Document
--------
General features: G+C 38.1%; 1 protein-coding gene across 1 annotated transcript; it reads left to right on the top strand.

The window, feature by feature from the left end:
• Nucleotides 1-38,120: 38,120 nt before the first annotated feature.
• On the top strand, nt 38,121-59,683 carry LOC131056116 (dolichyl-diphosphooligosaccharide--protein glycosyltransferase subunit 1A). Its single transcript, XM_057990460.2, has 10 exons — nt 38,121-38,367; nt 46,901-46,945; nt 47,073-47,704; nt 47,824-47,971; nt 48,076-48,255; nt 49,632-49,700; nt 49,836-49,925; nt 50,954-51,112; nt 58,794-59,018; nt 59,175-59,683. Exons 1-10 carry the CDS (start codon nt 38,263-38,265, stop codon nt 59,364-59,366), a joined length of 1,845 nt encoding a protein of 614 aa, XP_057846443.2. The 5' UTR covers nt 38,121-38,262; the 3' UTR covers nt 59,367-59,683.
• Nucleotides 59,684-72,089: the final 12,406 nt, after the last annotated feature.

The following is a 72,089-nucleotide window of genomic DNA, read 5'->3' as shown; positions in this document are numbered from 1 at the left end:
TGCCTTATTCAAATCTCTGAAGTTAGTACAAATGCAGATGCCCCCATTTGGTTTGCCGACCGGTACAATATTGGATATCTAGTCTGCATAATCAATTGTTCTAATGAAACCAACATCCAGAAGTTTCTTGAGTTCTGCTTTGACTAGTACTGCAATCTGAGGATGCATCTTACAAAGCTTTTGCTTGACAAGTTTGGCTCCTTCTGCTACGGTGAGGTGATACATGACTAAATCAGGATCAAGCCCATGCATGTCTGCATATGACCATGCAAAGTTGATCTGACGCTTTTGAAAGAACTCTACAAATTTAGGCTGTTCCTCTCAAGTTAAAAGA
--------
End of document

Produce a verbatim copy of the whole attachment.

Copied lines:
General features: G+C 38.1%; 1 protein-coding gene across 1 annotated transcript; it reads left to right on the top strand.

The window, feature by feature from the left end:
• Nucleotides 1-38,120: 38,120 nt before the first annotated feature.
• On the top strand, nt 38,121-59,683 carry LOC131056116 (dolichyl-diphosphooligosaccharide--protein glycosyltransferase subunit 1A). Its single transcript, XM_057990460.2, has 10 exons — nt 38,121-38,367; nt 46,901-46,945; nt 47,073-47,704; nt 47,824-47,971; nt 48,076-48,255; nt 49,632-49,700; nt 49,836-49,925; nt 50,954-51,112; nt 58,794-59,018; nt 59,175-59,683. Exons 1-10 carry the CDS (start codon nt 38,263-38,265, stop codon nt 59,364-59,366), a joined length of 1,845 nt encoding a protein of 614 aa, XP_057846443.2. The 5' UTR covers nt 38,121-38,262; the 3' UTR covers nt 59,367-59,683.
• Nucleotides 59,684-72,089: the final 12,406 nt, after the last annotated feature.

The following is a 72,089-nucleotide window of genomic DNA, read 5'->3' as shown; positions in this document are numbered from 1 at the left end:
TGCCTTATTCAAATCTCTGAAGTTAGTACAAATGCAGATGCCCCCATTTGGTTTGCCGACCGGTACAATATTGGATATCTAGTCTGCATAATCAATTGTTCTAATGAAACCAACATCCAGAAGTTTCTTGAGTTCTGCTTTGACTAGTACTGCAATCTGAGGATGCATCTTACAAAGCTTTTGCTTGACAAGTTTGGCTCCTTCTGCTACGGTGAGGTGATACATGACTAAATCAGGATCAAGCCCATGCATGTCTGCATATGACCATGCAAAGTTGATCTGACGCTTTTGAAAGAACTCTACAAATTTAGGCTGTTCCTCTCAAGTTAAAAGA